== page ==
by Zena Henry
A Partnership for National Unity+ Alliance for Change (APNU+AFC) Coalition seems un-ecstatic over recent claims that Guyana may have struck oil. The announcement came a day before the Coalition registered its delight that should the country strike the mineral, a responsible and corrupt- free government would be in place to the put the resource to the correct use.
The Coalition told media operatives on Friday May 8 that over the years Guyana has had significant indicators of oil finds. While the party made no mention of the recent announcement being part of a campaign gimmick by the ruling People’s Progressive Party (PPP), they were adamant that any success would not bear fruitful until the next five years.
Presidential candidate David Granger said that, “there have been significant oil find indicators over the last 35 years,” and that it would probably take about five years before the oil could begin to flow. In the meantime, party Executive Rupert Roopnarine’s confidence was placed in the “new government” being around to ensure that, “resources from the operation do not go the same route as other projects.”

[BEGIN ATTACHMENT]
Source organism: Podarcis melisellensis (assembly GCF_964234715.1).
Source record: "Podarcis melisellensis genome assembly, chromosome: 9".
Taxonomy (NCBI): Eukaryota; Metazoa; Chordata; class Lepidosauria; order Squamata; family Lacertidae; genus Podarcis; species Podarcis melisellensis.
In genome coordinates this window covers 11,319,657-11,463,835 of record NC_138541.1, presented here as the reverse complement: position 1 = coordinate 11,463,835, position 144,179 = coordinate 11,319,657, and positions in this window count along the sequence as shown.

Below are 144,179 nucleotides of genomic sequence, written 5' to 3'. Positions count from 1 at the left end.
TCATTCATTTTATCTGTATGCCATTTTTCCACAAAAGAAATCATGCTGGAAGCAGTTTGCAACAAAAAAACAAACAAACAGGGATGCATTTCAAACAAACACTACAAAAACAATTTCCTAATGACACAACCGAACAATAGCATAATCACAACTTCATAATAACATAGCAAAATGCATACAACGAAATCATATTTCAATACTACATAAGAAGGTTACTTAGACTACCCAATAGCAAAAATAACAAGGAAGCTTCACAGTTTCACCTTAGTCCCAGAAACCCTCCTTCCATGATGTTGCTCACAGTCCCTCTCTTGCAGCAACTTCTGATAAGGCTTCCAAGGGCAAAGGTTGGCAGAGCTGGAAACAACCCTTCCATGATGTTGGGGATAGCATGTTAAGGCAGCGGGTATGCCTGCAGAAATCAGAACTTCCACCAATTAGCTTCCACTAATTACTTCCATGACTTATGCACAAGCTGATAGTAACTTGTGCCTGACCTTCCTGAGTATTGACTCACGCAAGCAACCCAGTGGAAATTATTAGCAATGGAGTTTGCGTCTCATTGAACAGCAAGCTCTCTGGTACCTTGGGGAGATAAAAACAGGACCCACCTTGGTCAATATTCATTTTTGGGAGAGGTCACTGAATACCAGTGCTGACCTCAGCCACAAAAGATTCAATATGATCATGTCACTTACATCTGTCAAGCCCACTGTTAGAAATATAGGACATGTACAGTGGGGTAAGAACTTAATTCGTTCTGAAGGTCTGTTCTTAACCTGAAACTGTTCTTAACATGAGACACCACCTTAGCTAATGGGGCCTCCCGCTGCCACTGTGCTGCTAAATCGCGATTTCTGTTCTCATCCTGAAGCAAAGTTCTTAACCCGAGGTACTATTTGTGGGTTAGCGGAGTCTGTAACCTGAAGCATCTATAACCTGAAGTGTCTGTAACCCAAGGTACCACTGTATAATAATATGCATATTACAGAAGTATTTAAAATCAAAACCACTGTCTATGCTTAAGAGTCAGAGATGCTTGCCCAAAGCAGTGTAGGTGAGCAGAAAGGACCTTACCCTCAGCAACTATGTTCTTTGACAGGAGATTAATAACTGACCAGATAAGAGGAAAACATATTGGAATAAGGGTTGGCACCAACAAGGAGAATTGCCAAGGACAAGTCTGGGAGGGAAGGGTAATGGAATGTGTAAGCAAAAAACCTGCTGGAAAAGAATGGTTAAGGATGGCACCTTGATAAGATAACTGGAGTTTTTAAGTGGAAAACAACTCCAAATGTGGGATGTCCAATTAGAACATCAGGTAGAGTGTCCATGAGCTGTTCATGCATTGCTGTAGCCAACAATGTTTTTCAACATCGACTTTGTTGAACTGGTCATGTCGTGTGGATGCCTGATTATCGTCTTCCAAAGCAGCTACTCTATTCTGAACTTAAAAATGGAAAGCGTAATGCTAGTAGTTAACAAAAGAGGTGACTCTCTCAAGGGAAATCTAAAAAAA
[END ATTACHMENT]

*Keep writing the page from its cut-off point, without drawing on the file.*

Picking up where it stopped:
Granger said, that a lawful, responsible and transparent government will ensure that, “any revenues from the mineral will be used for public good and ensure that the people of Guyana are the beneficiaries of any profits coming from that.”
The United States government has been holding several workshops and seminars with Guyanese regulatory and other government officials on international best practices that should be in place to avoid corruption from an oil and gas economy. The Guyana government has repeatedly expressed its intention to join the Norway-headquartered Extractive Industries Transparency Initiative (EITI).
Available records show that in 1982, there were reports of oil find in Takutu Basin in the Rupununi Savannah by the defunct Home Oil Limited which abandoned operations when the company pulled out of the country. In 1999 there was uncconfirmed information also of oil in West Berbice when water gushing some four feet high was accompanied by a gaseous smell. It was believed that the Fort Wellington area had struck oil, which was later found to be a deposit of methane.
On May 7, the Natural Resource Ministry related that Esso exploration well, the Liza-1 on the Stabroek Block, using the drill-ship, Deepwater Champion located approximately 120 miles offshore Guyana, encountered Hydrocarbons.
Minister Robert Persaud made the announcement but was unable to confirm whether there are commercial quantities of hydrocarbons, specifically light crude. He said a full evaluation of the results is underway from the exploration company.